Americans ditch Kale for packaged comfort foods to ride out virus

Healthier eating choices fall victim to coronavirus as Americans load up on shelf-stable items.

Oreo cookies
The shift back from healthier fare towards traditional staples may boost the fortunes of packaged food companies, which have been struggling with lagging sales as consumers opted for fresher alternatives [Bloomberg]

Out with the Tuscan kale and acai berries, in with the Spam and popcorn.

In a stark reversal, American shoppers who were taking up healthier eating are gravitating back to old ways as they hunker down to weather the coronavirus pandemic. They are loading up on shelf-stable items from canned meat and soup to pretzels and Kraft Macaroni & Cheese as they comply with orders to stay home.

The shift back from healthier fare toward traditional staples may boost the fortunes of packaged food companies, which have been struggling with lagging sales as consumers opted for fresher alternatives.

General Mills Inc., Tyson Foods Inc., Campbell Soup Co. and Kraft Heinz Co. saw sales gains between 10% and 20% in the rolling four weeks that ended March 8 for items such as soup and breakfast food, Bloomberg Intelligence analyst Diana Rosero-Pena said in a Thursday report, citing IRI data. Hormel Food Corp.’s sales of Spam increased as much as 37% and Oreo-maker Mondelez International Inc. saw growth in the sales of cookies and crackers.

Americans aren’t holding back on treating themselves, either. Popcorn sales rose nearly 48% in the week ended March 14, compared with a year earlier, while pretzel sales were up 47% and potato chip sales surged 30%, according to Nielsen data.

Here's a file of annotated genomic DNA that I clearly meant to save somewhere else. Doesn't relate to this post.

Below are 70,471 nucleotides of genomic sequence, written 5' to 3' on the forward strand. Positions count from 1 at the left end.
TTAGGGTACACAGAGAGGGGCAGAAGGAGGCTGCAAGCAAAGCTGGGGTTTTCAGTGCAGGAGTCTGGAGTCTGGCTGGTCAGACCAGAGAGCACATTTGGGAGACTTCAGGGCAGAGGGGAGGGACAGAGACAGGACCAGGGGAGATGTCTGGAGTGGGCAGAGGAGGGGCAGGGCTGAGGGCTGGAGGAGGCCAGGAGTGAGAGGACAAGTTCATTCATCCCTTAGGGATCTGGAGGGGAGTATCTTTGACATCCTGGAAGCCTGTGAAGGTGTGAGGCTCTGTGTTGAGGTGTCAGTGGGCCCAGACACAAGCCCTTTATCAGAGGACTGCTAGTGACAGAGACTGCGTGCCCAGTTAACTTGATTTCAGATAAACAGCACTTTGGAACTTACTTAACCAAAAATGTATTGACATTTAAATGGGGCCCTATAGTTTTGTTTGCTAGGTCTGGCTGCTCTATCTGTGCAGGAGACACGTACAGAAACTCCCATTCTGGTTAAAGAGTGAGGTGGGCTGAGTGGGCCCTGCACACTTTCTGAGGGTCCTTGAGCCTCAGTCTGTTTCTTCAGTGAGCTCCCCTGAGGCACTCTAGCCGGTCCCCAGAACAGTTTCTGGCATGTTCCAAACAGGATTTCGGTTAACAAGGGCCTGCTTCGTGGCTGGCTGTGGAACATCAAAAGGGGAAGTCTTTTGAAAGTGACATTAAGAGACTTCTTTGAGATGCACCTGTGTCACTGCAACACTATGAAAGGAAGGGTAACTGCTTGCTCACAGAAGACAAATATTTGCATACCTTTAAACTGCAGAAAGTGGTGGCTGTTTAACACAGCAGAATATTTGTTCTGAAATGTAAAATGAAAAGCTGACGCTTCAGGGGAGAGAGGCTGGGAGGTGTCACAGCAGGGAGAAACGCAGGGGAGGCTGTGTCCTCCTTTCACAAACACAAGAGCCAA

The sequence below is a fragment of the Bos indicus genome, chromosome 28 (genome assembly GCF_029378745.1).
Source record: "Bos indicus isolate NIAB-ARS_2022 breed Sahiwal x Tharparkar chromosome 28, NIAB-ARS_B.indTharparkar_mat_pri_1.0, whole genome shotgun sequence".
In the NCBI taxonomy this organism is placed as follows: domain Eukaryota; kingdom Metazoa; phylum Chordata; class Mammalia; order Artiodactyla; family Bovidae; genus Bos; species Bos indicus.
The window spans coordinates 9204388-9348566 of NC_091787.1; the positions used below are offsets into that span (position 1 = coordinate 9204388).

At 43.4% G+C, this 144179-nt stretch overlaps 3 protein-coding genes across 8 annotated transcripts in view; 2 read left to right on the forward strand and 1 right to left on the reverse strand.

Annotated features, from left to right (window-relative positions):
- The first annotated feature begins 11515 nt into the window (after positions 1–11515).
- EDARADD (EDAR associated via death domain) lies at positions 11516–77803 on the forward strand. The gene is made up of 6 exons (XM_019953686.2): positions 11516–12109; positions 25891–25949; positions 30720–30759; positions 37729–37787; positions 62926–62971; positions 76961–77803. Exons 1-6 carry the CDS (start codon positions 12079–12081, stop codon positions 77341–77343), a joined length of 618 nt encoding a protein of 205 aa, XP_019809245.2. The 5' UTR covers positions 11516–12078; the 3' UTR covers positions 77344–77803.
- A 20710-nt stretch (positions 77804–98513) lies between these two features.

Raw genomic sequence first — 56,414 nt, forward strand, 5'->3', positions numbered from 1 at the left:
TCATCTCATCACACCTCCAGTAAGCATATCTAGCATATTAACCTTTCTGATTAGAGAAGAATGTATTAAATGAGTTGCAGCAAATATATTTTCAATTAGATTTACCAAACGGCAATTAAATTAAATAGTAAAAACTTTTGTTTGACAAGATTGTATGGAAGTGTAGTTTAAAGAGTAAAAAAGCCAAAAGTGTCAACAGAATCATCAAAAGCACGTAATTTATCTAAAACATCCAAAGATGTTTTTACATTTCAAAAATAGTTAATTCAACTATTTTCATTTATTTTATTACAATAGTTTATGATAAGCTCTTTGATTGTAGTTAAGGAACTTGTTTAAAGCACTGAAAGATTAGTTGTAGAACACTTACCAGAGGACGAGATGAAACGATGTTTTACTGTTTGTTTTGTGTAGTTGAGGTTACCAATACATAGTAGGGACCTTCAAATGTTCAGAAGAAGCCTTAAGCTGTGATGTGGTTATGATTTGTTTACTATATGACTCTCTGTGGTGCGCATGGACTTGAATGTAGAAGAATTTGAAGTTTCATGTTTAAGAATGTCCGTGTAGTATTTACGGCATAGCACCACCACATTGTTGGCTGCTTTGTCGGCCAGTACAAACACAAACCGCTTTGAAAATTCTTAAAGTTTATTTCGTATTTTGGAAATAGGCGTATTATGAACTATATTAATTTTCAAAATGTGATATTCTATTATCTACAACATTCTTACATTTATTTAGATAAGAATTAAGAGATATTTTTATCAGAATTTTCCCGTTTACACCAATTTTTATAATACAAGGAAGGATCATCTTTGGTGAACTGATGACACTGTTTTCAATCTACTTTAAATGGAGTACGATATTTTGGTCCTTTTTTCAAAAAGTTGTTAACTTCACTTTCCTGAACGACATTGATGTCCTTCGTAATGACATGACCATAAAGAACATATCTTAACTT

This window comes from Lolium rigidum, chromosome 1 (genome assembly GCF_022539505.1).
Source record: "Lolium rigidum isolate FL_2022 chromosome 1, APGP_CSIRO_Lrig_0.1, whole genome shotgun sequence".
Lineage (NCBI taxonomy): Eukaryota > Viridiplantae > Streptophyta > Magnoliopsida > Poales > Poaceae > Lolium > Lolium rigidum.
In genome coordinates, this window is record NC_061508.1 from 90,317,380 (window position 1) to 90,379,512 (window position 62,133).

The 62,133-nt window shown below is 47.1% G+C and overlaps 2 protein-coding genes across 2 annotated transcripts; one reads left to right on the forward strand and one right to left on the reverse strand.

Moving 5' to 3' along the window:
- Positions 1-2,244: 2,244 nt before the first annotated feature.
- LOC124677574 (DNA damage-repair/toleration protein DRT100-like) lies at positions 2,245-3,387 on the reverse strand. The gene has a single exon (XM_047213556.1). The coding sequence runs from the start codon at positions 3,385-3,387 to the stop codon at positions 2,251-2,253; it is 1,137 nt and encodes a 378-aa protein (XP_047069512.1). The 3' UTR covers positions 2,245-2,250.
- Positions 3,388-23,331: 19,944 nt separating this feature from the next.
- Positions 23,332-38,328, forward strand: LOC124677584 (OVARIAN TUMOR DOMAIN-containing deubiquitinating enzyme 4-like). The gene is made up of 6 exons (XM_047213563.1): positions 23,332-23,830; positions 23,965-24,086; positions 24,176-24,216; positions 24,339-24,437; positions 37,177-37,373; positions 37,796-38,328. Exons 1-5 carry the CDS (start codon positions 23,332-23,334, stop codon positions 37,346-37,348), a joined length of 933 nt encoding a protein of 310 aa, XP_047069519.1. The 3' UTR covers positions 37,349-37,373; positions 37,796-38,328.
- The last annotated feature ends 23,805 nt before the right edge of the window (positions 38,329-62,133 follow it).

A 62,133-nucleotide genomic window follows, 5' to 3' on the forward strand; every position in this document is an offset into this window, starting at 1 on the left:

“People are retreating back into comfort habits,” said Bloomberg Intelligence analyst Jennifer Bartashus. “There’s a lot of uncertainty and in those kind of times people tend to retreat to what’s known to them and what’s comforting to them.”

Meat eaters are no longer cutting back on animal protein as beef cases at grocery stores have been cleaned out and profit margins for packers have spiked to all-time highs.

Shares of Tyson and Sanderson Farms Inc. were upgraded as outstanding retail demand for meat is more than offsetting soft demand at food service, JPMorgan Chase & Co. analysts Ken Goldman and Anoori Naughton said in a note.

Meat is “flying off the shelves” and in some locations there are completely empty rows of dried meat snacks, according to the report.

Milk is also seeing a boost after decades of poor sales and dwindling consumption. Cows milk sales increased 32% for the week ended March 14 compared with a year earlier, according to Nielsen.

“The things that they considered the laggers in their portfolio that they were trying to move away from are now suddenly the same of attention,” said Nick Fereday, executive director of food and consumer trends at Rabobank. “Now it’s really a flight to value, comfort and safety and that’s interesting.”

Even the humble potato is having a moment. After years of low-carb diets scaring some shoppers away, spuds are disappearing from shelves across the nation.

Demand has shifted to the retail space where people are buying potatoes since they are inexpensive, stay fresh for weeks and are a source of comfort in stressful times, said Frank Muir, president and chief executive officer of the Idaho Potato Commission. The demand is so great the commission is encouraging restaurants to shift unused cartons of potatoes to local retailers in need, he said.

The move toward eating at home and choosing less expensive food items may outlast the pandemic, Bartashus said. Many workers will lose their jobs or see reduced hours from the fallout of the virus which will pressure household budgets, she said.

If the government offers additional aid for the unemployed or underemployed, shoppers will use food stamps to purchase items that can help stretch a tight budget, according to Bartashus.

Source: Bloomberg